Operational Feasibility


Operational feasibility is the measure of how well a proposed system solves the problems and takes advantages of the opportunities identified during the scope definition and problem analysis phases and how well it satisfies the system requirements identified in the requirements analysis phase.

Cultural (or political) feasibility

Cultural feasibility deals with how well the end users feel about the proposed system. It asks whether a system will work in a given organizational climate or not.

In an information. age, it is common to change the structure of how information is routed and controlled, changing to some extent the power structure of the organization.

The culture of an organization is multicultural. Employees and divisions may have been merged in from different companies with widely varying perspectives on how work should be structured and what information system should do and not do.

Technical Feasibility

Technical feasibility looks at what is practical and reasonable. Technical feasibility addresses three major issues:

  1. Is the proposed technology or solution practical?
  2. Do we currently possess the necessary technology?
  3. Do we possess the necessary technical expertise?

Is the proposed technology or solution practical? The technology for any defined solution is normally available. The question is whether that technology is mature enough to be easily applied to problems. Most of the firms prefer to use mature and proven technology. A mature technology has a larger customer base for obtaining advice concerning problems and improvements.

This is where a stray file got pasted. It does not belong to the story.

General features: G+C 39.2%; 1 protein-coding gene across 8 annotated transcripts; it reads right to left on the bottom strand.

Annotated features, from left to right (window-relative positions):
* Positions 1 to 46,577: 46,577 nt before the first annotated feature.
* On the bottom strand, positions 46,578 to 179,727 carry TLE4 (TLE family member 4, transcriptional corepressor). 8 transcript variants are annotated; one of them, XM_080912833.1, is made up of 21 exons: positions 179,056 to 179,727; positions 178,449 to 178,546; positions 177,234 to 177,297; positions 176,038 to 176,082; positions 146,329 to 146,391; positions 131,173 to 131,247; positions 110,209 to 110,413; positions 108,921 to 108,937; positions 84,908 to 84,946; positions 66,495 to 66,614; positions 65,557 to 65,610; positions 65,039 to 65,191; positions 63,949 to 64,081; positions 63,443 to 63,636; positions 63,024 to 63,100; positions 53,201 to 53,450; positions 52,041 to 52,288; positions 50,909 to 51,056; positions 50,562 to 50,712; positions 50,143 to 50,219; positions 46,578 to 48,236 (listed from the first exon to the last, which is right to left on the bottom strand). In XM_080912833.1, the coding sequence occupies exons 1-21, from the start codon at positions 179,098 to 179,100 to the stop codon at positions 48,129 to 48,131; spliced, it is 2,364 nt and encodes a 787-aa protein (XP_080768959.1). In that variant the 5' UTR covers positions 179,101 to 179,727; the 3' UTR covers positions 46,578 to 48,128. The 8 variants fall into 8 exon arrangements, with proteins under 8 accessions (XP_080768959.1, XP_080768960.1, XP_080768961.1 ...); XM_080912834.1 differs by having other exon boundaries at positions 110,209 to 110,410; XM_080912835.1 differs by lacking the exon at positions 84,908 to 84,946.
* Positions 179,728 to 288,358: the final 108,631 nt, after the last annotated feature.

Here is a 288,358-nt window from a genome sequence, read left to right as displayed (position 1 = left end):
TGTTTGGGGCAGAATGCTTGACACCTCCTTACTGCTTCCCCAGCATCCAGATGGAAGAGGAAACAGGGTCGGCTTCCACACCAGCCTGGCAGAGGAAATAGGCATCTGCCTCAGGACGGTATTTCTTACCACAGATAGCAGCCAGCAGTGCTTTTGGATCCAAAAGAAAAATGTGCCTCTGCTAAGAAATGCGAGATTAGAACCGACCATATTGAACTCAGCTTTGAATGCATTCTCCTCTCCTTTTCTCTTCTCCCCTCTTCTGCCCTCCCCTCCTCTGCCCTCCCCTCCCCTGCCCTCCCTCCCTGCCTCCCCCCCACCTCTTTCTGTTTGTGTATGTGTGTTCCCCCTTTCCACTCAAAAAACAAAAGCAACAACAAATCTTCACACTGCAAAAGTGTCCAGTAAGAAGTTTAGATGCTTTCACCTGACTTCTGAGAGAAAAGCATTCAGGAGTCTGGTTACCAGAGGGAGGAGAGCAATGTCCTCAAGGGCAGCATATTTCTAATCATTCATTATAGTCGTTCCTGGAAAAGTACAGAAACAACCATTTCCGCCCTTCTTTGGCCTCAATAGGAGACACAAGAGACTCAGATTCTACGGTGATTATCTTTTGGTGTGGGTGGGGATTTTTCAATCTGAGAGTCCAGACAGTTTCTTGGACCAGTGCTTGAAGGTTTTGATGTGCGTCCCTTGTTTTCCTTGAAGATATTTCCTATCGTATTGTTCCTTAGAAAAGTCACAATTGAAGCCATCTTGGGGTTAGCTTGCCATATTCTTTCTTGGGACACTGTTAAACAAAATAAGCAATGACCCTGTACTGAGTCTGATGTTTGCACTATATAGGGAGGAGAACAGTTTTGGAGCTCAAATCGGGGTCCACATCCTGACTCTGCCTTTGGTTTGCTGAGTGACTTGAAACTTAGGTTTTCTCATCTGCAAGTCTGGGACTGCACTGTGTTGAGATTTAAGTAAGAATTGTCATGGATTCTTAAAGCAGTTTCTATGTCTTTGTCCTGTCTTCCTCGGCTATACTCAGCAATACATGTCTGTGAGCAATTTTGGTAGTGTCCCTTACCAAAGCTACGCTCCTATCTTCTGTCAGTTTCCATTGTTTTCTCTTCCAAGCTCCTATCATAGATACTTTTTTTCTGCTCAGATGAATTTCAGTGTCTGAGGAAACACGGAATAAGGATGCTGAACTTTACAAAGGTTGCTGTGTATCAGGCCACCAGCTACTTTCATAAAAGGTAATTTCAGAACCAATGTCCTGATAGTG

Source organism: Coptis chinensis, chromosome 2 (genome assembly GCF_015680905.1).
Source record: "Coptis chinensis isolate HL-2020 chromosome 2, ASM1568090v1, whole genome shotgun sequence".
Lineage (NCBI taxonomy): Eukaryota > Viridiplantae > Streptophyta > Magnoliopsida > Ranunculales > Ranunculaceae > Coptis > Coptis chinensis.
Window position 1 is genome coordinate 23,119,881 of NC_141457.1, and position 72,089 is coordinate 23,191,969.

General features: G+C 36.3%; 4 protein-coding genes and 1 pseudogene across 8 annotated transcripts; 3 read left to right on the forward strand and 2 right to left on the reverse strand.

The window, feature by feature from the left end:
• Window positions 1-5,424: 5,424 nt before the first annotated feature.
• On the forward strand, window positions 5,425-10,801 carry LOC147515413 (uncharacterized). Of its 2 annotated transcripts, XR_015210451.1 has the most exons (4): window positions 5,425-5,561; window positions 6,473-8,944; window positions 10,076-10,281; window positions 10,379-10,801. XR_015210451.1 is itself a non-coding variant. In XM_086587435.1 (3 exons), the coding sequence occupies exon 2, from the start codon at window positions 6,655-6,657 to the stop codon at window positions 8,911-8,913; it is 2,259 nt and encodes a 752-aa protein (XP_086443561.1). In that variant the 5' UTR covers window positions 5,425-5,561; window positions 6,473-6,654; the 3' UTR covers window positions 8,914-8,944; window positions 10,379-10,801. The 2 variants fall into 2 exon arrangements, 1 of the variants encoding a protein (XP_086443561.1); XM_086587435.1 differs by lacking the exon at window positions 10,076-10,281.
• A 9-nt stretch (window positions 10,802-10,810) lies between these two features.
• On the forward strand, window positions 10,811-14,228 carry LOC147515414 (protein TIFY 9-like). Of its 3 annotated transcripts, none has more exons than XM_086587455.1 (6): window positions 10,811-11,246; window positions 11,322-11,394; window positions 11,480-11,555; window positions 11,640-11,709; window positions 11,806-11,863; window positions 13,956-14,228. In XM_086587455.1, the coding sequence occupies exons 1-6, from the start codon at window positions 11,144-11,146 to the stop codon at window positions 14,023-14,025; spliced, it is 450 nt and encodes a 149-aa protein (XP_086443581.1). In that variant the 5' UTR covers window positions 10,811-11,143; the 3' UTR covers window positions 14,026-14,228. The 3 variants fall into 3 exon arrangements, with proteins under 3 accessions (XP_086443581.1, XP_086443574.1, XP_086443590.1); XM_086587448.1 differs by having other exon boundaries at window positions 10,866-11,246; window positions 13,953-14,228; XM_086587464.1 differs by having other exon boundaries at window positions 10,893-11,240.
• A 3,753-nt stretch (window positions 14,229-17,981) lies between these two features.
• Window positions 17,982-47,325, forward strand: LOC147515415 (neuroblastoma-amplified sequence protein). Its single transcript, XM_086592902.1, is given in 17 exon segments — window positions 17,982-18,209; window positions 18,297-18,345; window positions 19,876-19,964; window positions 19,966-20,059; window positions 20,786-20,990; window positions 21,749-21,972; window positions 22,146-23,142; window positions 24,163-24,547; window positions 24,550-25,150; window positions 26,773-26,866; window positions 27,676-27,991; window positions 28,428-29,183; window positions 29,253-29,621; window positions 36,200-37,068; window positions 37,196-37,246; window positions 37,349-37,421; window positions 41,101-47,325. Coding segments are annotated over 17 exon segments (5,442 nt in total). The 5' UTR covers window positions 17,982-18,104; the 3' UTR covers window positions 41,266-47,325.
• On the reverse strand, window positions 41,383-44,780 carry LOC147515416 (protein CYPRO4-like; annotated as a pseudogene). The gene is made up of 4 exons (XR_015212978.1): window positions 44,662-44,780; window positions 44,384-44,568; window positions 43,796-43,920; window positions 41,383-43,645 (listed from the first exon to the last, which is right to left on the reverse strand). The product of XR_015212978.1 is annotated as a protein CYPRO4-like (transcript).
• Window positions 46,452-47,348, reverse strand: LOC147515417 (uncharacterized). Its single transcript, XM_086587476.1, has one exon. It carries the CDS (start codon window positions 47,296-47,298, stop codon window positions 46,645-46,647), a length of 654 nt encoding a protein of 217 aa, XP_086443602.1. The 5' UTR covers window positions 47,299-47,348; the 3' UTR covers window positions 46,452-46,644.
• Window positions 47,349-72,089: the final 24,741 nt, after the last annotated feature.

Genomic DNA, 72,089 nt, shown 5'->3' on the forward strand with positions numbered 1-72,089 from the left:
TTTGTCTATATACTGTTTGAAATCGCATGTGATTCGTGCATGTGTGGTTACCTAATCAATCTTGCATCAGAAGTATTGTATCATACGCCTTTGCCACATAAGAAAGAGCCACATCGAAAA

Do we currently possess the necessary technology? Technology availability is checked and if the technology is available it is checked if we have the capacity. If we cant afford the technology, then the alternative that requires the technology is not practical and is technically infeasible.

Do we possess the necessary technical expertise? This consideration of technical feasibility is often forgotten during feasibility analysis. Even if a company has the technology, that doesn’t mean it has the skills required to properly apply that technology.

Schedule Feasibility

Some projects are initiated with specific deadlines. It is necessary to determine whether the deadlines are mandatory or desirable. If the deadlines are desirable rather than mandatory, the analyst can propose alternative schedules.

It is preferable to deliver a properly functioning information system two months late than to deliver an error prone, useless information system on time. While missing deadlines can be problematic, developing inadequate systems can be disastrous.

Economic Feasibility

During the early phases of the project, economic feasibility analysis amounts to little more than judging whether the possible benefits of solving the problem are worthwhile. Costs are practically impossible to estimate at that stage because the end • user’s requirements and alternative technical solutions have not been identified. However, as soon as specific requirements and solutions have been identified, the analyst can weigh the costs and benefits of each alternative. This is called cost-benefits analysis.

Legal Feasibility

Information systems have a legal impact. There are copyright restrictions. For any system that includes purchased components, one has to make sure that the license agreements are not violated. License agreements and copy protection can also restrict how to integrate the data and processes with other parts of the system.

Union contracts can add constraints to the information system on how workers are paid and how their work is monitored. Legal requirements for financial reporting must be met.

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